I recently delivered a workshop on a practical introduction to
shiny, an R package that enables development,
testing and deployment of interactive web applications.
Delivered at the University of Sydney’s Institute for Transport and Logistics
Studies (ITLS), it was designed for people
who are a) fairly new to R (which can seem intimidating) and b) completely new to
This article provides resources for people wanting to apply shiny to
real-world applications and some context which explains the motivations
behind running the workshop. The pdf tutorial, example code
to create and modify your own apps and a place to contribute to this
free teaching resource is available at the following GitHub repository:
My first shiny app
My first shiny app was rentSplit,
which overcomes the problem faced when people move in together but can’t decide
on who should pay what because some rooms are better than others. (I would
like to add ‘income’ to this app to allow for minted people to pay more!):
The relatively painless experience of creating this app made me wonder if shiny
could be used in transport policy applications and help us achieve the transition
away from fossil fuels that
scientists say is needed to avoid dangerous climate change.
To put shiny in the context of transport planning I began with a talk on the
motivations behind online visualisation tools: the increased
focus on ‘impact’
in academic funding decisions, the need for public engagement and the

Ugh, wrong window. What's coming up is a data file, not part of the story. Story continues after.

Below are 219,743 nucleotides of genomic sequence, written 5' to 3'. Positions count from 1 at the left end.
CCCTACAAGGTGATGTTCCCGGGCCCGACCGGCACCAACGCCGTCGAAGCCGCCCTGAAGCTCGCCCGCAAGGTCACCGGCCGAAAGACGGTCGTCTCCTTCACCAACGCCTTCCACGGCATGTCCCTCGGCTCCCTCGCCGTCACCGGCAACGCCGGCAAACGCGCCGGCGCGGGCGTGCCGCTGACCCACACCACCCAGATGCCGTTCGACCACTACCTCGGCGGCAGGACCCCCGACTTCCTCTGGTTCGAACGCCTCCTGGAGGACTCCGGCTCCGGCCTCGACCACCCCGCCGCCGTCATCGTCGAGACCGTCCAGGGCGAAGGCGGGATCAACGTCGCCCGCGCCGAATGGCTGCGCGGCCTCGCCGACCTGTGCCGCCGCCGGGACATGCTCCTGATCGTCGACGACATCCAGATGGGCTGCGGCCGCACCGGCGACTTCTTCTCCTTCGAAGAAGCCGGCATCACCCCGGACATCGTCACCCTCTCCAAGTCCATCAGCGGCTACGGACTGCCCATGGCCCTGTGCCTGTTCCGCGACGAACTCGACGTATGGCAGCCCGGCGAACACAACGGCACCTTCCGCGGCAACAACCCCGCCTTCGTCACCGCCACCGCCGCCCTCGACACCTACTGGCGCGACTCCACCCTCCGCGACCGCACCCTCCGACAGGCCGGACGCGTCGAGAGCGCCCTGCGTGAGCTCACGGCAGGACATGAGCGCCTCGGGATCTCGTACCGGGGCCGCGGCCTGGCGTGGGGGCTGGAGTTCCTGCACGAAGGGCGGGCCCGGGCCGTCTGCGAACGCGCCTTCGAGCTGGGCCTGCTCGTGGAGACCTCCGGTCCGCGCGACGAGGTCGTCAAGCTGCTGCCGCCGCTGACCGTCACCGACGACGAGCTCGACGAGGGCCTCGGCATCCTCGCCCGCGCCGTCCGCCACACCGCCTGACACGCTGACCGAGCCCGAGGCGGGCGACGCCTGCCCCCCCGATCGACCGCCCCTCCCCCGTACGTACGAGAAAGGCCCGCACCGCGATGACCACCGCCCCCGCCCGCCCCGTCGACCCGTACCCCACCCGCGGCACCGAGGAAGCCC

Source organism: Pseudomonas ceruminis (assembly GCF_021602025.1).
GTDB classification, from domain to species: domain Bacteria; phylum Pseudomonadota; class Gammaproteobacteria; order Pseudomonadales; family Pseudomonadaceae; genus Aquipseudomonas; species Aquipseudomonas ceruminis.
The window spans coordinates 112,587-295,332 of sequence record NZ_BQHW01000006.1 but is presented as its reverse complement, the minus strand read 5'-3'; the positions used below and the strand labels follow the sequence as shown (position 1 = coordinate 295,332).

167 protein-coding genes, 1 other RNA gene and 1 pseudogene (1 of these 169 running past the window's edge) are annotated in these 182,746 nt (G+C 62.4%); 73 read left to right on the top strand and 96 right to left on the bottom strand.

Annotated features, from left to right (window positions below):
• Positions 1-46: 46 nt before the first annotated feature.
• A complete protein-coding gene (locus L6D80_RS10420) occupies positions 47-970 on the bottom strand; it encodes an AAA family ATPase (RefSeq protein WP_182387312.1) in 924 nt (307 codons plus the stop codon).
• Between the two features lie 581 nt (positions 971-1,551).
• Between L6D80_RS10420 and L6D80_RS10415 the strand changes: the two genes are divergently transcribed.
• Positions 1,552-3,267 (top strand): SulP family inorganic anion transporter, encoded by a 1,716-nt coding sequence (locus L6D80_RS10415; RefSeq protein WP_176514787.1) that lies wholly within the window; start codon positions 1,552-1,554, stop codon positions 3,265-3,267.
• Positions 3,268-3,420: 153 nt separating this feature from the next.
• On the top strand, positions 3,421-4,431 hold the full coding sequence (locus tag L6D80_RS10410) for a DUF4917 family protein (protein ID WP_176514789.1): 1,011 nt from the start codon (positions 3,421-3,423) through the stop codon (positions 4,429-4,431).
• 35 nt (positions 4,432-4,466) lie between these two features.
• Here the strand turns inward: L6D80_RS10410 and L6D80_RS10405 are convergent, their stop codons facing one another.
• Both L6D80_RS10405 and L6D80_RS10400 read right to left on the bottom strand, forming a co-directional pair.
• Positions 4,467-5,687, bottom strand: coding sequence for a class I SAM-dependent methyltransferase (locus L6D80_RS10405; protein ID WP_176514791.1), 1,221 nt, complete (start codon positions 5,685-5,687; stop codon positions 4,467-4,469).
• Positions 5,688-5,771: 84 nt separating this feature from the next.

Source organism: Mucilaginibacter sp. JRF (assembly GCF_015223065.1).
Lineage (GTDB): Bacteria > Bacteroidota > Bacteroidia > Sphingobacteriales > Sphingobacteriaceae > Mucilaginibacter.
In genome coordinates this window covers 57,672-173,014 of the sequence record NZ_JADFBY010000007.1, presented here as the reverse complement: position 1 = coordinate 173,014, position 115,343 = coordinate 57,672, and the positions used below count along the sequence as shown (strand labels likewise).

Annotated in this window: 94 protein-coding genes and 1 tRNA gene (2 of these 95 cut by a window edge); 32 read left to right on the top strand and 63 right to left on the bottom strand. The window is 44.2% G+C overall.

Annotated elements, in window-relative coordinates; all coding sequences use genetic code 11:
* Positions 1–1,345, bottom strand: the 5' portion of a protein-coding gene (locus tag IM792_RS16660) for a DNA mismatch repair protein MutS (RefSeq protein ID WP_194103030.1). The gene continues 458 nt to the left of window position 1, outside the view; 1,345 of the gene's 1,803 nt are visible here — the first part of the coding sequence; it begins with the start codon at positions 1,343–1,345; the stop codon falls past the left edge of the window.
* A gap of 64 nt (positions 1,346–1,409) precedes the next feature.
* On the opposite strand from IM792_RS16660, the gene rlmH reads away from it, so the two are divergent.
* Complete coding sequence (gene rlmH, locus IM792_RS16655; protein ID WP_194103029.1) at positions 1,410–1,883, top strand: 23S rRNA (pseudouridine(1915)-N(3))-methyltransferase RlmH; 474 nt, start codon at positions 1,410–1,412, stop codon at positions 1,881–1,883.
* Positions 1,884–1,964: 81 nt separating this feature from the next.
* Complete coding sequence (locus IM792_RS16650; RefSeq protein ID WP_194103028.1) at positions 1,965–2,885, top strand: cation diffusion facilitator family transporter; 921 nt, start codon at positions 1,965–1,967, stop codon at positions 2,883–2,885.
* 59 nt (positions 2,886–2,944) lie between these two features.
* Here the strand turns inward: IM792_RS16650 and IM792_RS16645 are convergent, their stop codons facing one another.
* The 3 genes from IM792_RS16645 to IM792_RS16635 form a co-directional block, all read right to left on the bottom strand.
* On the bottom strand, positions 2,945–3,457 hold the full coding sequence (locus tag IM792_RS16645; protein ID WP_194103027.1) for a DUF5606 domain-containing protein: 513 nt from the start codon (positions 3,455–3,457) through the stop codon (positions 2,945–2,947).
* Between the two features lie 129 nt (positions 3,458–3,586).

democratisation of decision-making processes, as illustrated by the
interactive web map created by transport consultancy Steer Davies Gleave
(SDG) to enable geolocated online discussion
of a new £20 million cycle path
that will connect the English cities of Leeds
This is a fantastic example of the new levels of engagement unleashed by
online digital technologies such as Leaflet
and shiny: for the first time ever,
people can voice their opinions and pinpoint them to a specific place on the map
in a real-time discussion. The potential for improving transparency and
accountability in transport decision making is huge, as I described
in a short article on web-mapping and as outlined in
an academic paper on the subject
(Schulz and Newig, 2014).
As stated in the talk,
of which is available online (see below),
this is a fast-moving area that is likely to grow rapidly in the coming years.
So it’s worth knowing what’s out there and what is possible at present.
The practical avoids reinventing the wheel
by building on and creating a narrative for RStudio’s excellent tutorial and documentation of shiny. For example, the
himod shiny app is simply a modified
version of the ‘01_hello’
demonstration app used to illustrate how new
widgets are created and how to
use their id’s as objects (via
input$id) in server.R:
So please take a look at the resources generated for this practical. I’d
be interested to hear peoples’ thoughts on online interactive tools for
transport planning and the
digital democracy agenda. More specifically, what’s the simplest way to get
an interactive map on shiny, as illustrated by the impressive
map of the USA in the SuperZip shiny Gallery example?
- An evolving tutorial (which is may contain some errors)
- A GitHub repo where you can access the source code for this tutorial and contribute to it for the community if you wish.
- The slides from my talk, complete with an
audio recording of the introduction to it.